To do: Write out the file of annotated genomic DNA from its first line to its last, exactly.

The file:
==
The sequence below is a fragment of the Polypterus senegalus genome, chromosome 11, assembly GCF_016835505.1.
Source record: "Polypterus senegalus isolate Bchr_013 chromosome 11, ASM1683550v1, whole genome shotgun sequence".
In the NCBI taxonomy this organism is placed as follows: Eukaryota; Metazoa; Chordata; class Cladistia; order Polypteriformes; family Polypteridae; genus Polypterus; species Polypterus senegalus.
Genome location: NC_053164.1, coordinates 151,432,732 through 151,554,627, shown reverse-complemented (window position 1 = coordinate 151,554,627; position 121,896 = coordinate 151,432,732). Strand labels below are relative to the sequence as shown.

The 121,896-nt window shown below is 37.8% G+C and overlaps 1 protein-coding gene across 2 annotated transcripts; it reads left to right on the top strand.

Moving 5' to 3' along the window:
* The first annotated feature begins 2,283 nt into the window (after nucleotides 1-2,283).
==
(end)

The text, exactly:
The sequence below is a fragment of the Polypterus senegalus genome, chromosome 11, assembly GCF_016835505.1.
Source record: "Polypterus senegalus isolate Bchr_013 chromosome 11, ASM1683550v1, whole genome shotgun sequence".
In the NCBI taxonomy this organism is placed as follows: Eukaryota; Metazoa; Chordata; class Cladistia; order Polypteriformes; family Polypteridae; genus Polypterus; species Polypterus senegalus.
Genome location: NC_053164.1, coordinates 151,432,732 through 151,554,627, shown reverse-complemented (window position 1 = coordinate 151,554,627; position 121,896 = coordinate 151,432,732). Strand labels below are relative to the sequence as shown.

The 121,896-nt window shown below is 37.8% G+C and overlaps 1 protein-coding gene across 2 annotated transcripts; it reads left to right on the top strand.

Moving 5' to 3' along the window:
* The first annotated feature begins 2,283 nt into the window (after nucleotides 1-2,283).